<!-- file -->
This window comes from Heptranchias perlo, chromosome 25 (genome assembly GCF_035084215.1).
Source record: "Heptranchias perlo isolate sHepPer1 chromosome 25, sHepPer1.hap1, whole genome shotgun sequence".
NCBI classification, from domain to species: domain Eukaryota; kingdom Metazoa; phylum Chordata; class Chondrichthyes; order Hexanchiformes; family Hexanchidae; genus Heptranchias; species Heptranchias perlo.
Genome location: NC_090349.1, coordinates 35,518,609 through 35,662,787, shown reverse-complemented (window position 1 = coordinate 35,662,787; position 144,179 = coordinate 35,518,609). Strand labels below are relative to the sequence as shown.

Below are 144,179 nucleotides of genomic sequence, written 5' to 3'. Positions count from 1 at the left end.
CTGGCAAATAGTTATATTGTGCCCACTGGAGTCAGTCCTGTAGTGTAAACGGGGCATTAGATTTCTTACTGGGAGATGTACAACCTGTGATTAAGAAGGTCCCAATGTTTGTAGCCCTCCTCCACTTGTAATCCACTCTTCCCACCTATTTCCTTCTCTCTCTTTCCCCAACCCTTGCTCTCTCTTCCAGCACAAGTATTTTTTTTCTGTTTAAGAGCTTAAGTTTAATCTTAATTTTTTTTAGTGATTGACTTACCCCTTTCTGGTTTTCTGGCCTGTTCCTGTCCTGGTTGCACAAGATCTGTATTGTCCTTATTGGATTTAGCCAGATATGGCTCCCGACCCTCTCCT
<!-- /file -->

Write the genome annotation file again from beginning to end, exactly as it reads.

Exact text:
This window comes from Heptranchias perlo, chromosome 25 (genome assembly GCF_035084215.1).
Source record: "Heptranchias perlo isolate sHepPer1 chromosome 25, sHepPer1.hap1, whole genome shotgun sequence".
NCBI classification, from domain to species: domain Eukaryota; kingdom Metazoa; phylum Chordata; class Chondrichthyes; order Hexanchiformes; family Hexanchidae; genus Heptranchias; species Heptranchias perlo.
Genome location: NC_090349.1, coordinates 35,518,609 through 35,662,787, shown reverse-complemented (window position 1 = coordinate 35,662,787; position 144,179 = coordinate 35,518,609). Strand labels below are relative to the sequence as shown.

Below are 144,179 nucleotides of genomic sequence, written 5' to 3'. Positions count from 1 at the left end.
CTGGCAAATAGTTATATTGTGCCCACTGGAGTCAGTCCTGTAGTGTAAACGGGGCATTAGATTTCTTACTGGGAGATGTACAACCTGTGATTAAGAAGGTCCCAATGTTTGTAGCCCTCCTCCACTTGTAATCCACTCTTCCCACCTATTTCCTTCTCTCTCTTTCCCCAACCCTTGCTCTCTCTTCCAGCACAAGTATTTTTTTTCTGTTTAAGAGCTTAAGTTTAATCTTAATTTTTTTTAGTGATTGACTTACCCCTTTCTGGTTTTCTGGCCTGTTCCTGTCCTGGTTGCACAAGATCTGTATTGTCCTTATTGGATTTAGCCAGATATGGCTCCCGACCCTCTCCT